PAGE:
Negotiations initially fell apart in the waning hours of the Regular Session in March, when the Senate insisted on stronger condo inspections and the House insisted on the reserve fund requirement. Travis Moore, a lobbyist who has been advocating for stronger condo inspection measures since the day of the collapse, told Florida Politics he began pushing for lawmakers to revisit condo inspections during the Special Session when he concluded that the desired legislation was closely related to building code issues.

After the vote, House Speaker Chris Sprowls praised Perez for holding his ground on the legislation at the end of the Regular Session.

“As we came out of last Session with the Surfside bill, the politically expedient thing for you to have done was to get a bill, even if it was a bill that you didn’t believe was the right product or make people safer,” Sprowls told members. “I know you got a lot of flak when you went home, but you were zoned in on what would be best for people in Florida, and because you did that, people in the state of Florida are safer because of your efforts.”

Aventura Democratic Rep. Joe Geller, whose district includes the site of the collapsed Champlain Towers South condo, similarly lauded Perez. And the fourth-term Representative noted it would likely be his final vote as a state lawmaker.

“If this is the last vote that I ever take as a member of this House, it might be the proudest, and that’s not to take a thing away from what Rep. (Mike) Grieco said about trying to get ahead of these things,” Geller said.

Grieco, a Miami Beach Democrat whose district abuts the destroyed plot, also won’t be returning to the House as he eyes a bid for the Senate. He implored members to not wait for tragedy to strike to address future issues.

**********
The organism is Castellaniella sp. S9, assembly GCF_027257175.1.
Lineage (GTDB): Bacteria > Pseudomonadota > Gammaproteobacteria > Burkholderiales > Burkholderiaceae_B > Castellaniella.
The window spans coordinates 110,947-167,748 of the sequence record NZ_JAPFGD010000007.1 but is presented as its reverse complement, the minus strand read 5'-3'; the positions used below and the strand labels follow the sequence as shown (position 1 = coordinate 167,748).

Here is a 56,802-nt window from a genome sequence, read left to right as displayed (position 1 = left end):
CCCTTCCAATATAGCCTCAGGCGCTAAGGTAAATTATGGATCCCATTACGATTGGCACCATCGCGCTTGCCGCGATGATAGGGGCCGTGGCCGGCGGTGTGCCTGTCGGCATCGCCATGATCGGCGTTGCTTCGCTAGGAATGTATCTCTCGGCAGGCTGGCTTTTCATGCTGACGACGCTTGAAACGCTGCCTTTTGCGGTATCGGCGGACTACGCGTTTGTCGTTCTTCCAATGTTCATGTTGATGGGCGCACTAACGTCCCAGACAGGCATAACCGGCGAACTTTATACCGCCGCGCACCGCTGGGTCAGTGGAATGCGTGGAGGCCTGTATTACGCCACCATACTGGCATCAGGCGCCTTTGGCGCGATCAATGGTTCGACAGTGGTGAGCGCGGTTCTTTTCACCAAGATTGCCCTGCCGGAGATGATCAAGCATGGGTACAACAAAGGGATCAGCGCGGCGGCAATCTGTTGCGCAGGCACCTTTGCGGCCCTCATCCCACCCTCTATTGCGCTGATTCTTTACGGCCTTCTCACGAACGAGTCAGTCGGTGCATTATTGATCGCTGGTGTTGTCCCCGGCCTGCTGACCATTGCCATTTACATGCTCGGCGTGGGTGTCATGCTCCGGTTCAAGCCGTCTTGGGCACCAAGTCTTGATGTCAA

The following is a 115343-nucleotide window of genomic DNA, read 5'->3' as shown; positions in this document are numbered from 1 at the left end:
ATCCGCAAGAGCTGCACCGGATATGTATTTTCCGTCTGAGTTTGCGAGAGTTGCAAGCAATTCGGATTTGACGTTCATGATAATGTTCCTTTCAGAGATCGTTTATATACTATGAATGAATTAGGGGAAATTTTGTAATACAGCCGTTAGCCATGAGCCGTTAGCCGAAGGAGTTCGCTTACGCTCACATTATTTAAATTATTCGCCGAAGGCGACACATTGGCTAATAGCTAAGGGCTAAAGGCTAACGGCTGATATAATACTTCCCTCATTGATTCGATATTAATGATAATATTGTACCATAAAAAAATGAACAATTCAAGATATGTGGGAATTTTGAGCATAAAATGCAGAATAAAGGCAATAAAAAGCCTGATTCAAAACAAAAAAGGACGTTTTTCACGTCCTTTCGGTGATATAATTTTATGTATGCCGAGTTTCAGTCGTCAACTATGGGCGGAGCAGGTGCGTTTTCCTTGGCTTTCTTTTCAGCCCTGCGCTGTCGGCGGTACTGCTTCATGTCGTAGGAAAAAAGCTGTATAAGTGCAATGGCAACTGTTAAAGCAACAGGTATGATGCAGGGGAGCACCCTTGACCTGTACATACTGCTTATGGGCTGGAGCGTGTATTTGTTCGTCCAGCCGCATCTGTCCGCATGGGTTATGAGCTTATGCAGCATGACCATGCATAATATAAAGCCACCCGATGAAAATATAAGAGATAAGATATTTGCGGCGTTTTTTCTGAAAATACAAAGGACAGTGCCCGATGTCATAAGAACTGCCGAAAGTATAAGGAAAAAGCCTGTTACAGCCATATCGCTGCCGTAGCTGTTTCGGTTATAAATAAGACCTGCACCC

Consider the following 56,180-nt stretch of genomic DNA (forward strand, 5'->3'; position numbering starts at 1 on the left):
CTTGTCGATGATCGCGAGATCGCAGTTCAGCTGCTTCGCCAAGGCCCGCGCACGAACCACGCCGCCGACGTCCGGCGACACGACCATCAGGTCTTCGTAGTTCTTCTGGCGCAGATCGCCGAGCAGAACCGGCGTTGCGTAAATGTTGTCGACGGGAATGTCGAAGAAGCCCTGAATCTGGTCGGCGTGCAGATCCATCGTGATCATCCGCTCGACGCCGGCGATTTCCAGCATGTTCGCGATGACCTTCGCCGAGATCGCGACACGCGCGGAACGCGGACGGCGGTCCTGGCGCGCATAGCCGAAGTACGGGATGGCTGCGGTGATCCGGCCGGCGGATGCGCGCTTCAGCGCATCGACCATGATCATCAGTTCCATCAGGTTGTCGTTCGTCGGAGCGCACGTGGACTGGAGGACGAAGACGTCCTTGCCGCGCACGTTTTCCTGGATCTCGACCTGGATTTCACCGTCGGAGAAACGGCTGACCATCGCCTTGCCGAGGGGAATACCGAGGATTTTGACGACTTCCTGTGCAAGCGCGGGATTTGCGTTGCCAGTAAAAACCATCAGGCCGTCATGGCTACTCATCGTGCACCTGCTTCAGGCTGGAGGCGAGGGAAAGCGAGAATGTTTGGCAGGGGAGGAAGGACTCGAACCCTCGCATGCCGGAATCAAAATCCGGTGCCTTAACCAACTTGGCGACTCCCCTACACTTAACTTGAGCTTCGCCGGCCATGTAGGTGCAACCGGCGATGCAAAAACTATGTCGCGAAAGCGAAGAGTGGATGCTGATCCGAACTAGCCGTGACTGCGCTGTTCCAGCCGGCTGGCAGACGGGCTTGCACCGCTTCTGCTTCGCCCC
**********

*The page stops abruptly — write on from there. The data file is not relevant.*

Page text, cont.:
“I’ve used the term fake hustle before and I talk about how we’re really good at responding to things, but maybe it’s time to be a little bit more proactive on issues,” he said.

The measure received support from the Florida Engineering Society and American Council of Engineering Companies of Florida, which was part of the Surfside Working Group and helped develop the recommendations following the Champlain Towers South collapse.

“The importance of this legislation cannot be overstated. The periodic inspections of condos will help ensure that all Floridians can rest at night knowing that their building, particularly older condos, are structurally sound. This legislation is good for Floridians, and good for Florida,” said the organization’s executive director, Allen Douglas.

The bill, which would take effect immediately, will next head to DeSantis for his signature.

Renzo Downey

Renzo Downey covers state government for Florida Politics. After graduating from Northwestern University in 2019, Renzo began his reporting career in the Lone Star State, covering state government for the Austin American-Statesman. Shoot Renzo an email at [email protected] and follow him on Twitter @RenzoDowney.

One comment

  • PeterH

    May 26, 2022 at 4:41 pm

    This is probably the most important relevant piece of legislation this year. Hopefully the governor will sign it into law.

Comments are closed.